FIG. 8 illustrates another embodiment. A method includes transmitting a signal beam of multiple spatial modes from one of a free space gas cell, a glass-core, and a hollow-core multimode optical fiber to a focusing lens (802) and focusing the signal beam by the focusing lens to yield an input signal beam (804). The method further includes receiving the input signal beam at a detector (806) and suppressing a beating noise among multiple spatial modes by focusing an entire input signal beam onto a detector surface of the detector by the focusing lens (808). The method may also include focusing substantially all of the input signal beam onto the detector surface. The detector surface is large enough to catch the input signal beam entirely. The signal beam of multiple spatial modes can be transmitted from the glass-core or hollow-core multimode optical fiber and is collimated by a collimating lens. In another aspect, there is no focusing lens as is shown in FIG. 1A and the detector surface is placed within 1 mm to the input fiber end and catches the entire input beam. The system can include a focusing lens in one aspect and not use a focusing lens in another aspect.

In an alternative, the signal beam can also come from a non-fiber-based laser source. The method disclosed in FIG. 8 can be adapted to change the steps such that the method includes monitoring the total laser power of a laser beam (fiber or non-fiber output) without suffering the beating noise. If the laser beam is too strong, a small fraction of the laser beam can be picked off by a beam splitter. The small fraction can serve as the signal beam. The picked off beam (or the signal beam) has the same beam profile as the main laser beam.

The various embodiments described above are provided by way of illustration only and should not be construed to limit the scope of the disclosure. Various modifications and changes may be made to the principles described herein without following the example embodiments and applications illustrated and described herein, and without departing from the spirit and scope of the disclosure. Claim language reciting “at least one of” a set indicates that one member of the set or multiple members of the set satisfy the claim.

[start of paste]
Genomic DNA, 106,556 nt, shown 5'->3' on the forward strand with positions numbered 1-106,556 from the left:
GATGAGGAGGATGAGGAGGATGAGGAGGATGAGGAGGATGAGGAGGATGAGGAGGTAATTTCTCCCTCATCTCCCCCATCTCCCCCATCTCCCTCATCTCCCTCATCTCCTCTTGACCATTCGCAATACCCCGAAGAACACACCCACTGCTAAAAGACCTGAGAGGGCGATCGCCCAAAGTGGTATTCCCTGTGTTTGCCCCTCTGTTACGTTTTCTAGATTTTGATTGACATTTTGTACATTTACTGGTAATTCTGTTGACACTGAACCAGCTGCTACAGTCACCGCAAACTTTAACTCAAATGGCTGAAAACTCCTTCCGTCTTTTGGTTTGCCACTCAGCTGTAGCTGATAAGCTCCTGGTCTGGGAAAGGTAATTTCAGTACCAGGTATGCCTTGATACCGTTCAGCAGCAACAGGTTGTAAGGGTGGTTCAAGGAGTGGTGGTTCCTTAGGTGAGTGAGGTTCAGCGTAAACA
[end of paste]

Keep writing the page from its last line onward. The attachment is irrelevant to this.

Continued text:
Claims

1. A system comprising:

a tube;
a collimating lens configured in a first end of the tube, wherein a single mode fiber is coupled to a first end of the collimating lens;
a second lens supported by a structure at a second end of the tube, the second lens receiving a first signal from a second end of the collimating lens and outputting a second signal that is coupled into a first end of a hollow core photonic crystal fiber;
a first gas tube configured to introduce gas through the structure into a miniature sealed chamber formed by sealing at least one of the collimating lens and the second lens to the structure using a sealant; and
a detector that receives a third signal output from a second end of the hollow core photonic crystal fiber.

2. The system of claim 1, further comprising:

a third lens; and
a second structure that supports a second end of the hollow core photonic crystal fiber; and
a second tube, wherein the second structure supports a second gas tube and the third lens, wherein the third signal is output from the second end of the hollow core photonic crystal fiber through the third lens to the detector.

3. The system of claim 1, wherein the sealant is glass solder.

4. The system of claim 1, wherein the second gas tube introduces gas into the second structure.

5. The system of claim 1, wherein the first end of the hollow core photonic crystal fiber and the second end of the hollow core photonic crystal fiber are angle-cleaved.